By Michael Sicinski Columbus, Ohio-based artists Dani Leventhal and Sheilah Wilson have embarked on an artistic relationship that is formally More →
Cinema Scope Top Ten Films of 2009
1. Police, Adjective (Corneliu Porumboiu)
2. Everyone Else (Maren Ade)
3. To Die Like a Man (João Pedro Rodrigues)
4. Inglourious Basterds (Quentin Tarantino)
5. Sweetgrass (Lucien Castaing-Taylor and Ilisa Barbash)
6. Fantastic Mr. Fox (Wes Anderson)
7. Trash Humpers (Harmony Korine)
8. Alamar (Pedro Gonzalez-Rubio)
9. Vincere (Marco Bellocccio)
10. Mother (Bong Joon-ho)
For some reason a rumour has started that I am antagonistic to lists, but I want to be specific: I hate compiling lists, and I hate polls. If the last decade has taught us anything, it’s that the democratic process is in great need of fixing. Besides, debating over which James Benning or Bong Joon-ho film is better than the other is for losers. And I don’t like being made to process my movie-going assessments on the basis of the Gregorian calendar. I do not bow down to any Pope.
In fact, you see a list directly above, an annual tradition that bows down to the cinema community’s requirement of “canon formation.” There’s indeed a second list, plastered in all of its glory in the middle of page 33, if you are reading it in print, or on a separate link on the website, presenting the editorial compromise on the greatest films of the last decade (and I’m talking specifically to you, David Davison of Ottawa, Ontario).
But this is what you really get on the decade in Issue 42: over three dozen pieces, some of which are annotated top tens, some profiles; some films you’ll read about are obscure, others too well-known. Writers were given complete freedom to choose their topics, though it was suggested that they avoided concentrating on films that were covered in depth in past issues (where every film in the Cinema Scope Top Ten and honourable mentions garnered detailed analysis). The result is an accurate representation of the diversity of content found in a typical issue, in a free-for-all fashion that actually comes together—especially for the couple of hundred of you who will read them in order—and shows that lists are no substitute for critical thought.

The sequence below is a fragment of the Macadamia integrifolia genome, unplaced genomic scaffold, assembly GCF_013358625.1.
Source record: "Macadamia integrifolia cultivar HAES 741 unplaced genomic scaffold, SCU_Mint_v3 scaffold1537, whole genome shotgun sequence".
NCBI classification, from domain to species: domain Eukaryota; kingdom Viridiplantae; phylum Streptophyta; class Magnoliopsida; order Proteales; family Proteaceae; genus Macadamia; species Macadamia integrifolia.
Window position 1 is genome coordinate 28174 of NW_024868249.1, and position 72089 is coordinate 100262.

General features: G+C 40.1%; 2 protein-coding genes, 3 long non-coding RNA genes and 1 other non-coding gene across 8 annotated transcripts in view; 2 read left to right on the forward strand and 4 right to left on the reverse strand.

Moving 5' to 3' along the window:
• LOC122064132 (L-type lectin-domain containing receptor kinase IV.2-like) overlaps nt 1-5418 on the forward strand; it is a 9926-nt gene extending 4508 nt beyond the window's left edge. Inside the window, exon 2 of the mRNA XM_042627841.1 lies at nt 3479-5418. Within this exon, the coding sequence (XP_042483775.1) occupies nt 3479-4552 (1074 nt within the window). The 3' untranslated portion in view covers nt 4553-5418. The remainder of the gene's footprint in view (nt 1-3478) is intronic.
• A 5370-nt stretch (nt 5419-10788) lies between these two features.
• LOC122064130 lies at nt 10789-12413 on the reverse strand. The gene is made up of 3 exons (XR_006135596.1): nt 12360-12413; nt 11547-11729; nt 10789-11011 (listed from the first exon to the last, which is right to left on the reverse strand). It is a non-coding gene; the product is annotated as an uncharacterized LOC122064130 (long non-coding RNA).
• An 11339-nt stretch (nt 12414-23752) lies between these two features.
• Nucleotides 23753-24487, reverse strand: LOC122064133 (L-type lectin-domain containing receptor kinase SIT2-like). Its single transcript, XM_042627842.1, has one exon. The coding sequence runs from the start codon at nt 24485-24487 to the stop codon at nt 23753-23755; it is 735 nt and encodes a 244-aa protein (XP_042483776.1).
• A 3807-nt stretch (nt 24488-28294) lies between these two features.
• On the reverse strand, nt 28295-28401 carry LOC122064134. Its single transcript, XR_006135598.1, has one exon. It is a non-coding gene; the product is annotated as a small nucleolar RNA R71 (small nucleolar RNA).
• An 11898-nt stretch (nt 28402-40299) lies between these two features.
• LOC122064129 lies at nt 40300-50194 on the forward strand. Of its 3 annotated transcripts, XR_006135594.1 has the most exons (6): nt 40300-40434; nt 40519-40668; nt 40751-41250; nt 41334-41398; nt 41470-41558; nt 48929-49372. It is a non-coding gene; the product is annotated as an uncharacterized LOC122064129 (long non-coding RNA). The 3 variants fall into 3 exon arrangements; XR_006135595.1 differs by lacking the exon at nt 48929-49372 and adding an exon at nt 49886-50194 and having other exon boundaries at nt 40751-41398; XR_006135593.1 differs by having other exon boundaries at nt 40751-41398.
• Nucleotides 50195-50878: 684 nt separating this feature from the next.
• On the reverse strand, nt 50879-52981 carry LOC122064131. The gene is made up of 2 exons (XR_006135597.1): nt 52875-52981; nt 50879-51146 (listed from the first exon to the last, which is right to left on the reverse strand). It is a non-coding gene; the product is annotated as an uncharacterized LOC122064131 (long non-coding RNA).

But back to lists. The problem isn’t with the idea of lists, it’s how lists venture into the world and remain out there like satellites, forever orbiting. On the occasion of his curating a show at the Louvre about the place of lists in culture, Umberto Eco opined, “We like lists as we don’t want to die,” a sentiment with which most of us surely would agree. The same man, however, also said about the mutability of his lists, “If you interact with things in your life, everything is constantly changing. And if nothing changes, you’re an idiot.”
I’ve struggled the past months of trying with no success to put together lists for decade-end polls in other magazines, and have avoided it because of not only the arbitariness of such an endeavour, but also because canon formation leans towards the mean, even amongst snooty “elitist” critics, to films most people of a certain taste set can settle on. The Cinema Scope lists are as guilty as all the others else on that account. One could argue that the variation between lists is what gives a particular magazine its, shall we say, auteurist flavour: the Cinema Scope lists were the result of editorial selection, compiled in the same still-flawed manner as the year-end list above.
Yet the lists of colleagues and contributors, in all of their glory, are to be found on www.cinema-scope.com, in a handy downloadable and printable PDF, so that those list lovers out there can indeed print up those phantoms, staple them to the magazine, and complete the decade’s end ruminations with your own personal gesture. And yet there’s more! Due to the last-second vagaries of magazine design, some entries appear in longer form on the website, which also provides the opportunity for keen readers to second-guess their insomniac editor.
I hope that the end product of these unique developments for this 96-page spectacular is that you’ll pay closer attention to the words that our regular contributors and special guests have devoted to their favourite, underrated, and overlooked films and filmmakers from the past ten years. And that we can put this decade stuff to rest.